Plaque Psoriasis

What is plaque psoriasis?

Plaque psoriasis is the most common presentation of psoriasis, with up to 80-90% of people with psoriasis having this type.1 Plaque psoriasis is defined by the presence of raised and inflamed areas of skin with silvery scales. They can be itchy or painful, and most commonly appear on the elbows, knees, torso, or scalp, but can appear anywhere on the body. Sometimes, patients can concurrently have a second kind of psoriasis in addition to plaque psoriasis. Some other types include guttate, pustular, inverse, or erythrodermic. The inflammatory process causing plaque psoriasis is likely from the migration of immune cells into the skin.2 Common triggers of plaque psoriasis include certain medications, abruptly starting or stopping medications, infections, injury to the skin, stress, and tobacco or alcohol use.3



Plaque psoriasis is characterized by dry, well-defined, and irregularly shaped skin lesions that can be painful or itchy. There are often also silvery scales overlying the swollen patches of skin. Psoriasis lesions tend to be distributed bilaterally, meaning they will appear on both sides of the body and are usually red or pink in colour. Each individual lesion can vary from one to several centimeters. Typical places for lesions include the extensor surfaces, such as elbows and knees. Plaque psoriasis can also involve the nails, leaving small but visible pits on each one.4



Plaque psoriasis is clinically diagnosed, meaning that your doctor will take a thorough history and do a full physical examination, including taking a close look at your skin. They may ask you questions about when or how you first noticed your lesions, what symptoms you have, and what parts of your body are affected.5 A skin biopsy, where a small sample of the affected skin is sent to the pathologist to view under a microscope, may sometimes be performed to confirm diagnosis but is often unnecessary.6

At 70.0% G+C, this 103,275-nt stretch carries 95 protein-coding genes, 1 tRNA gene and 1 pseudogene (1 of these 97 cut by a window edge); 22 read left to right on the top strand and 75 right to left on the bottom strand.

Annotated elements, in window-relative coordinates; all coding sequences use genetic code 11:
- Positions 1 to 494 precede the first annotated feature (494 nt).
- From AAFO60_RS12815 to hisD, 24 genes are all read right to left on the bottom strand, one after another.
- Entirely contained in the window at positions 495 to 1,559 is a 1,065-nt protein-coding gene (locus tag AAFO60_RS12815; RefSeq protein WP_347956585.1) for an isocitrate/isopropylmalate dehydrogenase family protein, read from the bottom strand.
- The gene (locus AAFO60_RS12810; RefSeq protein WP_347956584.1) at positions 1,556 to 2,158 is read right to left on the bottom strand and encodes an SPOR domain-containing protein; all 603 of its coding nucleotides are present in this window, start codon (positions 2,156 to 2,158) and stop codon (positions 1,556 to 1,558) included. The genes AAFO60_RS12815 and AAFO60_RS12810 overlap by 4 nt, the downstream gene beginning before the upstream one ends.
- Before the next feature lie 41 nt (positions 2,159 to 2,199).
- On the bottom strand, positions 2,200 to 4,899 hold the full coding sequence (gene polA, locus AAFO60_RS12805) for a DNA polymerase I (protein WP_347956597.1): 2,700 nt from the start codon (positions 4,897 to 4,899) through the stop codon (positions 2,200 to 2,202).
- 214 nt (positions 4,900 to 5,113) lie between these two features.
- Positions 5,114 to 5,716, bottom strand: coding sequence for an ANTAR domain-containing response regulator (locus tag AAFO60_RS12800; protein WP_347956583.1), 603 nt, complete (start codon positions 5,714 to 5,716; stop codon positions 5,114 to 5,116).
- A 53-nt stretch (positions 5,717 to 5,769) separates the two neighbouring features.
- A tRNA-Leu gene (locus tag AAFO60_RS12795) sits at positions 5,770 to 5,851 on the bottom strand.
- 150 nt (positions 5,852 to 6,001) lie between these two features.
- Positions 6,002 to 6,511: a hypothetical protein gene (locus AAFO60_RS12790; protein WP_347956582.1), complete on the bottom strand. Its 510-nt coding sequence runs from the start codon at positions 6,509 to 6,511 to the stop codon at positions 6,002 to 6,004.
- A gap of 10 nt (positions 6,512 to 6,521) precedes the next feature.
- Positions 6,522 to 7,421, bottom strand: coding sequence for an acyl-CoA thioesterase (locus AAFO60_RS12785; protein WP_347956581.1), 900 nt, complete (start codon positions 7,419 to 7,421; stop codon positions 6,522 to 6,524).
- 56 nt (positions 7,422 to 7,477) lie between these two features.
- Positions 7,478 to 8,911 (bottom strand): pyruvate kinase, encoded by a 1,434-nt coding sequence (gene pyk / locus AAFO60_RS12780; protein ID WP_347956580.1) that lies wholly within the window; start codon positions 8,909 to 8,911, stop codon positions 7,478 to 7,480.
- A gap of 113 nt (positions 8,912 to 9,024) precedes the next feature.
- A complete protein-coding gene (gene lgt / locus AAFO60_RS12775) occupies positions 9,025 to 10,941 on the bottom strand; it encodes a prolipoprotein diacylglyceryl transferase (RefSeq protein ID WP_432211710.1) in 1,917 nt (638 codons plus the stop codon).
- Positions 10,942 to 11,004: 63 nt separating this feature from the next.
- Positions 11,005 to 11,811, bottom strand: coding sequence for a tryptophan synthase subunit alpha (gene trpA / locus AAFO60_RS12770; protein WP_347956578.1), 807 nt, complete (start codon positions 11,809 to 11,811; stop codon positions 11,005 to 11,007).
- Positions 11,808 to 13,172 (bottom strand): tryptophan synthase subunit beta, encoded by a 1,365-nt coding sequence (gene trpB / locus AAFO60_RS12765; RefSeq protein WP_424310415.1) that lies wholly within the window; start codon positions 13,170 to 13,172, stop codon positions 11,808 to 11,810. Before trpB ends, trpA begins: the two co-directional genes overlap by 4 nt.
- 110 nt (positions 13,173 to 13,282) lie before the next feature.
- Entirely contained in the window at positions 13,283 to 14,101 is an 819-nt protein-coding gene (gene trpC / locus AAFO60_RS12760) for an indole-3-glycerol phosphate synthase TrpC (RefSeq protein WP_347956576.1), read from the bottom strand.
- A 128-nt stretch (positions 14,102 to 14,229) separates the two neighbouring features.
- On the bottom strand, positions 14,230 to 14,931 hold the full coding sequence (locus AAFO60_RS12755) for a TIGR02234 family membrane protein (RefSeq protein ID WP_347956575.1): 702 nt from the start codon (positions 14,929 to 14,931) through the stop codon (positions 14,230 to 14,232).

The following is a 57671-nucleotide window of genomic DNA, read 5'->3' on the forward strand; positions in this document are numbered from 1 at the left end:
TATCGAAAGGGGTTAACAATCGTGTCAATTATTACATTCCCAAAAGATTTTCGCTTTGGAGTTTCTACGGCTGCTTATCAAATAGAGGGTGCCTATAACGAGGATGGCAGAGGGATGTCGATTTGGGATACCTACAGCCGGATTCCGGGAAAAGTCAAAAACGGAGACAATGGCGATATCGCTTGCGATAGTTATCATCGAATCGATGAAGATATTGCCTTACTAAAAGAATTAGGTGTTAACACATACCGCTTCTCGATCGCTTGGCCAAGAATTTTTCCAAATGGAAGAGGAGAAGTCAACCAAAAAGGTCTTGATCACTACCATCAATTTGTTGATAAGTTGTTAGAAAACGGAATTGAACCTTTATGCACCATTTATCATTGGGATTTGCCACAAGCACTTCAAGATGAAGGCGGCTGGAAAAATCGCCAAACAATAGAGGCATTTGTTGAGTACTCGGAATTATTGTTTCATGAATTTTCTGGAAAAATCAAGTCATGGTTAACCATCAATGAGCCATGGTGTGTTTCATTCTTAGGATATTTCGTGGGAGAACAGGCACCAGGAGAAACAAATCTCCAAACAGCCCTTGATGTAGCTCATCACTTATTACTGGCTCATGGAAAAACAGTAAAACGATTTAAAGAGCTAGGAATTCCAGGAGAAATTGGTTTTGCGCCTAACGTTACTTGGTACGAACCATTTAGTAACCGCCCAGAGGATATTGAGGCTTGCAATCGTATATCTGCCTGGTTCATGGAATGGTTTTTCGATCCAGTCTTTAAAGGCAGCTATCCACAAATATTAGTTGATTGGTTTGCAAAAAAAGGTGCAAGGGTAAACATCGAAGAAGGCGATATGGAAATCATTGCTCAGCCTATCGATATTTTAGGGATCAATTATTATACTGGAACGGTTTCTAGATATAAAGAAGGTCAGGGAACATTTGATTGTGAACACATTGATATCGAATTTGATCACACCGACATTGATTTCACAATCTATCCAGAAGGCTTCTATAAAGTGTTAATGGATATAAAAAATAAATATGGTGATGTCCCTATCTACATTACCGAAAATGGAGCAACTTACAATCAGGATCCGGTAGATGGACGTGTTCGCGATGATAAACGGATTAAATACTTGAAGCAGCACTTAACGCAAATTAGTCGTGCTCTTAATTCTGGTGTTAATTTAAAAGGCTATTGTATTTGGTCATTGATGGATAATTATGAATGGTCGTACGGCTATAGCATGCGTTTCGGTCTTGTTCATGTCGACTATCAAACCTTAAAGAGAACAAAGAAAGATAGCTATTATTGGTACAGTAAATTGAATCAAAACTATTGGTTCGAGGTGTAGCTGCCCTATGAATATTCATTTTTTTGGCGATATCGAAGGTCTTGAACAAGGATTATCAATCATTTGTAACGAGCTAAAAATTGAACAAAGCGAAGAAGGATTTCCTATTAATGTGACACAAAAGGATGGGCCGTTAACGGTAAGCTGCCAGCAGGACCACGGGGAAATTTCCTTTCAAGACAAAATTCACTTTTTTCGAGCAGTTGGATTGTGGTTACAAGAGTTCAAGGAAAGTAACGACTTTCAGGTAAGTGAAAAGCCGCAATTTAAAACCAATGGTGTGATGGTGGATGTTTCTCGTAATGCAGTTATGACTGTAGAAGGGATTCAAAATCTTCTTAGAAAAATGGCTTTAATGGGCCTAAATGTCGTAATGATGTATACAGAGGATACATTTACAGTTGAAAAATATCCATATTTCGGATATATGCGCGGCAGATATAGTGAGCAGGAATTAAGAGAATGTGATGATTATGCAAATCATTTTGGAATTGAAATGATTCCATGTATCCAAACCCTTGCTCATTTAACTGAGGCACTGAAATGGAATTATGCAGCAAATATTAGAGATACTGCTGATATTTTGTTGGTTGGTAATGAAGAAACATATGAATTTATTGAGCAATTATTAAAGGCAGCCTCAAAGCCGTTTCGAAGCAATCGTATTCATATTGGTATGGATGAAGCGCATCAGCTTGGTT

While psoriasis cannot be cured, there are many effective treatment options, both topical and systemic, to manage symptoms. The mainstay of treatment for patients with mild-to-moderate plaque psoriasis is topical treatments including: corticosteroids, vitamin D analogs or retinoids. Topical steroids work through their anti-inflammatory and immunosuppressive properties but should be used with caution on the face and in skin folds to prevent unnecessary skin thinning. In moderate-to-severe psoriasis, phototherapy is often chosen as a first-line treatment. If phototherapy is not available where you are, systemic oral treatments, such as methotrexate or acitretin or novel small molecules such as apremilast can also be used. Biologics have emerged as a highly potent and effective systemic option for patients in whom other therapies have not worked.5


  1. Wilson FC, Icen M, Crowson CS, McEvoy MT, Gabriel SE, Kremers HM. Incidence and clinical predictors of psoriatic arthritis in patients with psoriasis: A population-based study. Arthritis & Rheumatism. 2009;61(2):233-239.
  2. Hsu S, Papp KA, Lebwohl MG, et al. Consensus guidelines for the management of plaque psoriasis. Arch Dermatol. 2012;148(1):95-102.
  3. Lee EB, Wu KK, Lee MP, Bhutani T, Wu JJ. Psoriasis risk factors and triggers. Cutis. 2018;102(5S):18-20.
  4. Parisi R, Iskandar IYK, Kontopantelis E, et al. National, regional, and worldwide epidemiology of psoriasis: systematic analysis and modelling study. BMJ. 2020;369:m1590.
  5. Kim WB, Jerome D, Yeung J. Diagnosis and management of psoriasis. Can Fam Physician. 2017;63(4):278-285.
  6. Johnson MAN, Armstrong AW. Clinical and histologic diagnostic guidelines for psoriasis: a critical review. Clin Rev Allergy Immunol. 2013;44(2):166-172.


Written by:
Amy Du, University of Alberta, March 2021
Reviewed by:
Dr. David Adam, April 2021